FIG. 12 is perspective view of an exemplary laser beam dump or laser beam trap 628 for the detector assembly 600 illustrated in FIGS. 7–10 in accordance with one or more aspects of the present invention. As discussed, the laser beam dump or laser beam trap 628 attenuates specular laser light 624 reflected from the wafer, by bouncing the light reflected off mirror 650 back and forth between two neutral density filters 659 to increasingly absorb laser energy. The attenuated specular reflections 624 are thus inhibited from producing reflected light within the chamber of the end station and unwanted background signal within the detectors 610.

It will be appreciated that the present invention contemplates and has application to single and multiple wafer batch type spinning disk ion implantation systems and other such ion implantation systems. Additionally, it will also be appreciated that the monitoring systems illustrated herein may have application using a fixed laser beam or another such light source for scattered light detection and a movable workpiece having two or more axis of motion. Thus, in accordance with one or more aspects of the present invention, the particle detection, feature detection, or thermal detection systems illustrated herein may be accomplished before, during or after ion implantation.

Although the invention has been illustrated and described above with respect to a certain aspects and implementations, it will be appreciated that equivalent alterations and modifications will occur to others skilled in the art upon the reading and understanding of this specification and the annexed drawings. In particular regard to the various functions performed by the above described components (assemblies, devices, circuits, systems, etc.), the terms (including a reference to a “means”) used to describe such components are intended to correspond, unless otherwise indicated, to any component which performs the specified function of the described component (i.e., that is functionally equivalent), even though not structurally equivalent to the disclosed structure, which performs the function in the herein illustrated exemplary implementations of the invention. In addition, while a particular feature of the invention may have been disclosed with respect to only one of several implementations, such feature may be combined with one or more other features of the other implementations as may be desired and advantageous for any given or particular application. Furthermore, to the extent that the terms “includes”, “including”, “has”, “having”, “with” and variants thereof are used, these terms are intended to be inclusive in a manner similar to the term “comprising”. Also, the term “exemplary” as utilized herein simply means example, rather than finest performer.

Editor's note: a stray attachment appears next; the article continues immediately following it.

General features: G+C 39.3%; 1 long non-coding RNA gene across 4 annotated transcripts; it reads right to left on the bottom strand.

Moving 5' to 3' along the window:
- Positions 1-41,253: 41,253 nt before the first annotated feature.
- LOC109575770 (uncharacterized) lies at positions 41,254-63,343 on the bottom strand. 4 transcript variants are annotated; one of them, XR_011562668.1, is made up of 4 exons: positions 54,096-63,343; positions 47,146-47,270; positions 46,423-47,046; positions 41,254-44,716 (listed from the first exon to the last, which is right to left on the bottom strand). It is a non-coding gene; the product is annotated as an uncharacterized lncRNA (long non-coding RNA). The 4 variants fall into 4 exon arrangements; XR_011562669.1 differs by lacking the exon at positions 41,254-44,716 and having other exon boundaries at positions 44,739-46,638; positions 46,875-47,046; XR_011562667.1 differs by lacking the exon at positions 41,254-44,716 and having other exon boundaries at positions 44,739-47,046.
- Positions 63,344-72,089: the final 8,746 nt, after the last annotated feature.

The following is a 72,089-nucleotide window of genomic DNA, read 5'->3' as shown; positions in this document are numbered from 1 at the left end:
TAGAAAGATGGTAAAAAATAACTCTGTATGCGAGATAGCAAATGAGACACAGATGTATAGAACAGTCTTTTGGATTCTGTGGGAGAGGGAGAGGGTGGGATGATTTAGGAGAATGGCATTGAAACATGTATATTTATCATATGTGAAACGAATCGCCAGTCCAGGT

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Classifications
U.S. Classification250/492.21, 356/237.2, 250/492.1, 250/492.2, 250/492.3
International ClassificationG01N21/84, G01N15/06, H01L21/66, H01J37/317, G01N21/94, G01N21/47, G01N21/95, G01N21/88, G01N21/00, H01J37/304
Cooperative ClassificationG01N21/94, H01J2237/31701, G01N21/9501, H01J2237/0225, G01N21/47, G01N2021/8416, G01N2201/06113, G01N2021/4702, G01N2015/0693
European ClassificationG01N21/95A, G01N21/94, G01N21/47